Back to Press

Analysis of pre-packaged Administrations

Pre-packaged administrations (or pre-packs as they are otherwise known), have been the cause of much controversy in the UK over the last few years. A pre-pack is a deal for the sale of an insolvent company’s assets which is put in place before the company goes into a formal insolvency process. Most commonly it is used in conjunction with the administration procedure. The deal will usually have been agreed before the Insolvency Practitioner is appointed, but will be executed by the Insolvency Practitioner shortly after appointment.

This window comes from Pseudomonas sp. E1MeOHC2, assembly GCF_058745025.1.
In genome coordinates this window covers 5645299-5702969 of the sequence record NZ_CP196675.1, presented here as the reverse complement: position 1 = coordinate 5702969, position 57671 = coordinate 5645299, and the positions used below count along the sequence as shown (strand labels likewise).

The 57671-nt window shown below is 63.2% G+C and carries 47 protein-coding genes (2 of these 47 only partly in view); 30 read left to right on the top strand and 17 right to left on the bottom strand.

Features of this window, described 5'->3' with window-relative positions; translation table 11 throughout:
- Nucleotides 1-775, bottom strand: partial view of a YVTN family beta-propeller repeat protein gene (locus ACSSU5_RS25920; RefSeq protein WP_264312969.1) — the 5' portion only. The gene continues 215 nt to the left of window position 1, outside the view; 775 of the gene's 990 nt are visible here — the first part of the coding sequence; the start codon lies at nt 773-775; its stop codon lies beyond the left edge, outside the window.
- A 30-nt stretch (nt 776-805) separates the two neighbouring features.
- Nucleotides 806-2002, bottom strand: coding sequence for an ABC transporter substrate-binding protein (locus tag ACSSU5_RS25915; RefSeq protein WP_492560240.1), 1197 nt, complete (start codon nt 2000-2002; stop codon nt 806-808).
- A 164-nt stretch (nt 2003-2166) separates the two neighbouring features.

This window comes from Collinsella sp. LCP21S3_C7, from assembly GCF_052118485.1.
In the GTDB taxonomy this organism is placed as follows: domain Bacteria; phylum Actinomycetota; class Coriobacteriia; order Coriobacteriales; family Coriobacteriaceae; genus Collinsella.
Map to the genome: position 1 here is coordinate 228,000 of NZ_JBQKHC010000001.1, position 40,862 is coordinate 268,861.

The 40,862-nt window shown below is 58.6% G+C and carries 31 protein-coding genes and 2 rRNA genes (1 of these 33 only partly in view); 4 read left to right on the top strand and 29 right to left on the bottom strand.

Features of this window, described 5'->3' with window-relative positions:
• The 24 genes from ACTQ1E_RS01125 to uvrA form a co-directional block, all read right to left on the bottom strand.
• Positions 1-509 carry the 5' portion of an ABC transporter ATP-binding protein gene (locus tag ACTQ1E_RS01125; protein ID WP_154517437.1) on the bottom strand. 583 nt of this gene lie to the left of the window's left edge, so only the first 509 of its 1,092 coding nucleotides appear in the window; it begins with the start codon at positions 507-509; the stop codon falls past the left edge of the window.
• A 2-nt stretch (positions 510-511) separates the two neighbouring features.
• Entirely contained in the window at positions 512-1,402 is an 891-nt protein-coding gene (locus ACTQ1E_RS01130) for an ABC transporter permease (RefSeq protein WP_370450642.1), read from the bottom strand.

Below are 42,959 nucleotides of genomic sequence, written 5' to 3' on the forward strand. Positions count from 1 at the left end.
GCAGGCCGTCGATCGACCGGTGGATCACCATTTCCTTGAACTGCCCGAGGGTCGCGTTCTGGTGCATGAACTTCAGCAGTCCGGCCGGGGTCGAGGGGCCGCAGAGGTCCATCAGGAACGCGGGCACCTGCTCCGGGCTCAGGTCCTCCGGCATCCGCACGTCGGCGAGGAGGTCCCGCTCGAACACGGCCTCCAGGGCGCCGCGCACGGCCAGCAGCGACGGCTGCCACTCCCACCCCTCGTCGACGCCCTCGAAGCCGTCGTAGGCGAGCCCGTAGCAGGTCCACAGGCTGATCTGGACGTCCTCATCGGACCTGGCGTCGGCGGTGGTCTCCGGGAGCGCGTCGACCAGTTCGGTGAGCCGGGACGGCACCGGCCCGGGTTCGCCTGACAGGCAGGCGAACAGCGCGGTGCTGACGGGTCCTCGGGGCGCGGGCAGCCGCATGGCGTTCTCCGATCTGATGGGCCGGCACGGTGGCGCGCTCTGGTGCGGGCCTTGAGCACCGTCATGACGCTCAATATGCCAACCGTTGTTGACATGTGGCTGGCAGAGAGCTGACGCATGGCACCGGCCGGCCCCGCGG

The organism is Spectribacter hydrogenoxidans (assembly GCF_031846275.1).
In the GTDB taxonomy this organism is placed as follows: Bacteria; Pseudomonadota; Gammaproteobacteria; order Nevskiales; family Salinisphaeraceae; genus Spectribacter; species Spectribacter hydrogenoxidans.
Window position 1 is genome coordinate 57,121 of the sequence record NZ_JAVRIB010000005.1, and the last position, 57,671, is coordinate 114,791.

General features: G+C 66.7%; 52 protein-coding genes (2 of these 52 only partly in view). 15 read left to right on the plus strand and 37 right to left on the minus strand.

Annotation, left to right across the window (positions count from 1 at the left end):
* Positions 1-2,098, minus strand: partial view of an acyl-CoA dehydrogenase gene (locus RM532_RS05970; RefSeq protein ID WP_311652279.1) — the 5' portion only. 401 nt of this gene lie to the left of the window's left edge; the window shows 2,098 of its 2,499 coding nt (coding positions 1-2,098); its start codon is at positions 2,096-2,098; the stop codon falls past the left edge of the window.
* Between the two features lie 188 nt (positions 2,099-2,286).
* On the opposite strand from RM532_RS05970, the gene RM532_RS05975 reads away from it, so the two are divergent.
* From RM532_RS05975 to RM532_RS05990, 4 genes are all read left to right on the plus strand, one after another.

Pre-packs are not new. They have often been used to sell businesses in insolvencies where commercial pressures require urgent action. However, there has been an increase in the number of pre-packs in recent years, and this has drawn attention to the procedure, and resultant criticism. The debate around pre-packs largely centres on whether or not this should be considered an appropriate and effective method of selling the business of an insolvent company – particularly in terms of extracting maximum value from a company’s assets for the benefit of its stakeholders.